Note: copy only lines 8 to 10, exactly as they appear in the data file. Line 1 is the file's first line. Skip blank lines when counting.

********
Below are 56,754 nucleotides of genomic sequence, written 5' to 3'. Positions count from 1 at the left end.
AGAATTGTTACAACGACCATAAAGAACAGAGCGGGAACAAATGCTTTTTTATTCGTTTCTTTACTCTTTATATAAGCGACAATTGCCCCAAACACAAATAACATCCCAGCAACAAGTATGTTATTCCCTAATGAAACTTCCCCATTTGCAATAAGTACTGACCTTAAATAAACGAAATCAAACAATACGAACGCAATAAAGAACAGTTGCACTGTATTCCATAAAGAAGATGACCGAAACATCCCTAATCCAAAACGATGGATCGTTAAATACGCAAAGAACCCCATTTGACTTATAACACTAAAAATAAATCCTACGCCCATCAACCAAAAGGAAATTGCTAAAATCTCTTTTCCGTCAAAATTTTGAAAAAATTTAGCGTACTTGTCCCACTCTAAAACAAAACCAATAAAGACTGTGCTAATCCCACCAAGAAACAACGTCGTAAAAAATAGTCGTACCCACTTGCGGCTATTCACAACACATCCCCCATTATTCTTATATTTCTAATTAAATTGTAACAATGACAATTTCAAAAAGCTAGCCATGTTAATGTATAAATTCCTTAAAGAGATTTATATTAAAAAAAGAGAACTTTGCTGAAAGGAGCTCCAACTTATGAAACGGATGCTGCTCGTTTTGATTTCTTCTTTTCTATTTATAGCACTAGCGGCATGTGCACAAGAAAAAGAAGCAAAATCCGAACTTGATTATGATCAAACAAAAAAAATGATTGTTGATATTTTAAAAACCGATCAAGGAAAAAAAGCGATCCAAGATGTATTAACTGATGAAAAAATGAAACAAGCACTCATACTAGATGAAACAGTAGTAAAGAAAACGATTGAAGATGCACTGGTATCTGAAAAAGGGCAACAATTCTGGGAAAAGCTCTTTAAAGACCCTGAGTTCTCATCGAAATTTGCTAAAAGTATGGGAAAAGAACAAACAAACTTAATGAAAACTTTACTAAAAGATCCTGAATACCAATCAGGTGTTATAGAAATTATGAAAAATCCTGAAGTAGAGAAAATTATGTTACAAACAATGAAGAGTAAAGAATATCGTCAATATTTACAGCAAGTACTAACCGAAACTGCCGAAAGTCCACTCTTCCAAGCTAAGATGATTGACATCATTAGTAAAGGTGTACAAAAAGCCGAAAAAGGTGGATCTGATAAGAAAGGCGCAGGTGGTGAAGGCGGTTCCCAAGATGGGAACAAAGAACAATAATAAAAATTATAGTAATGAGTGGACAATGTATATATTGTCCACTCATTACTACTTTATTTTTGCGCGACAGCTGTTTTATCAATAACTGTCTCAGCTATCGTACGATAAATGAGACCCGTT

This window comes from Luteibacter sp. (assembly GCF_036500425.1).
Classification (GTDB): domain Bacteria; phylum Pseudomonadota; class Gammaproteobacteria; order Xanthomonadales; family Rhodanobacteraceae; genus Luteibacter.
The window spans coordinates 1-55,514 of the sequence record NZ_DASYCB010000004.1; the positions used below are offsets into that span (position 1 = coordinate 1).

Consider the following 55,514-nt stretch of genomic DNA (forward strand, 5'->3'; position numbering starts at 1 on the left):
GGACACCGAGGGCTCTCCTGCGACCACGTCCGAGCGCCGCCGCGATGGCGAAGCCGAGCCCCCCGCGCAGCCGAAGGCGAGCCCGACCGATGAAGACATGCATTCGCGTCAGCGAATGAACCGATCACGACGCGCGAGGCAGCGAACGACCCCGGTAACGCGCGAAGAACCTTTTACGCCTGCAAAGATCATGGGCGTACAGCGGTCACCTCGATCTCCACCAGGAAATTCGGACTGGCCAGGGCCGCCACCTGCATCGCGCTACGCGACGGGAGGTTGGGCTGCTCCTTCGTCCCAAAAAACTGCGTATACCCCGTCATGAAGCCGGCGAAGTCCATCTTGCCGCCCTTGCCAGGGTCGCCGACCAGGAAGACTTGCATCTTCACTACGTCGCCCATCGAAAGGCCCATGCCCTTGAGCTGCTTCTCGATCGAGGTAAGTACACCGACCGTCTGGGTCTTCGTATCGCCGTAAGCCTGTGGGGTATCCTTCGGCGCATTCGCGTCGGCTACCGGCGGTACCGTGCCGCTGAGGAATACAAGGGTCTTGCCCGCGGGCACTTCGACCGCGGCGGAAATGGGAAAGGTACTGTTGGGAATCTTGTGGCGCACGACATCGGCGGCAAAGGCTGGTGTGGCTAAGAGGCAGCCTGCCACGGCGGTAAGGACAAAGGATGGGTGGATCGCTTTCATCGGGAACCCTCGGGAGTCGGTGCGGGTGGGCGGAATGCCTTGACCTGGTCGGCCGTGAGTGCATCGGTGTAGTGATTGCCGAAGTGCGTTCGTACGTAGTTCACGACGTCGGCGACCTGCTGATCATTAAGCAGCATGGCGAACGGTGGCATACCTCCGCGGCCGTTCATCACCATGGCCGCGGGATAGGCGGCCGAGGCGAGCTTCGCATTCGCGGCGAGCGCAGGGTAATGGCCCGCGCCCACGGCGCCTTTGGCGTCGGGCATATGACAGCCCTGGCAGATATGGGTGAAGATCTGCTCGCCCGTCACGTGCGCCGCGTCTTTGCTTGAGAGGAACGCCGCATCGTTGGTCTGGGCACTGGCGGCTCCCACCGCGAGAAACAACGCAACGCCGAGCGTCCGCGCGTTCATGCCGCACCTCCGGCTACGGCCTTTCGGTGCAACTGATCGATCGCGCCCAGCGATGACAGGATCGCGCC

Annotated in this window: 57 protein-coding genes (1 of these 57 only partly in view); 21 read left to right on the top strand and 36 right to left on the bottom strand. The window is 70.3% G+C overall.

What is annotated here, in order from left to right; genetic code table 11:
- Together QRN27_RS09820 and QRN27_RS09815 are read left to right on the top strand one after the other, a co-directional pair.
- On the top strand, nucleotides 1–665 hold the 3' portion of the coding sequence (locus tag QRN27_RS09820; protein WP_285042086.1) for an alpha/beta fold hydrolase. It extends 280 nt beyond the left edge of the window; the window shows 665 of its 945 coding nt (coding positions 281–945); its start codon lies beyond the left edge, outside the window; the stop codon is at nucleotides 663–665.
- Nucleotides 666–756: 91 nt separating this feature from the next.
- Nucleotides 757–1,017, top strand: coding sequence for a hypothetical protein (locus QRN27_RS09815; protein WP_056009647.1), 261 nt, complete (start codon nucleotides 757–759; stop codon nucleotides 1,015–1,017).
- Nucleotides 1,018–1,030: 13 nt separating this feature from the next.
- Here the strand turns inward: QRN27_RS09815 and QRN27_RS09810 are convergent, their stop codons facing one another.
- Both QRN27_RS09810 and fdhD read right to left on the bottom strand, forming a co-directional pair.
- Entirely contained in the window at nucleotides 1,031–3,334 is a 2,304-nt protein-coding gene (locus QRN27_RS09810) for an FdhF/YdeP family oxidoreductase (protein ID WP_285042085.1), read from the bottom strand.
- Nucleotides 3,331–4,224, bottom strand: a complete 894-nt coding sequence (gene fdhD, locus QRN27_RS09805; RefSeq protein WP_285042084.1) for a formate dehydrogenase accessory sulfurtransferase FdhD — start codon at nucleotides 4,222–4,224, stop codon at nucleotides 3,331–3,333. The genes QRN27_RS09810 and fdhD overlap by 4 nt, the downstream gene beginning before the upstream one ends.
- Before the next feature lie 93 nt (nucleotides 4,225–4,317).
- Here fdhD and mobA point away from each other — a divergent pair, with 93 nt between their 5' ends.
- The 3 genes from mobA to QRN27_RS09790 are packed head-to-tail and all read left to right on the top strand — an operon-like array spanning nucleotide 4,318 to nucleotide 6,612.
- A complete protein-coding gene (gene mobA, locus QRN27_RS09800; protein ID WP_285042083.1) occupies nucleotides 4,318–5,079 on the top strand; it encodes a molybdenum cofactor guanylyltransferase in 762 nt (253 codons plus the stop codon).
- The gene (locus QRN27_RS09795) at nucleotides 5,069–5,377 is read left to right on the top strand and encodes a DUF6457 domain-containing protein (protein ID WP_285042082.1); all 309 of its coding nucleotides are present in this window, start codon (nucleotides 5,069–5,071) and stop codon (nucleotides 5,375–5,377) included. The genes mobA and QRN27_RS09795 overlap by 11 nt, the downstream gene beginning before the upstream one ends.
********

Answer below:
Annotated in this window: 57 protein-coding genes (1 of these 57 only partly in view); 21 read left to right on the top strand and 36 right to left on the bottom strand. The window is 70.3% G+C overall.

What is annotated here, in order from left to right; genetic code table 11:
- Together QRN27_RS09820 and QRN27_RS09815 are read left to right on the top strand one after the other, a co-directional pair.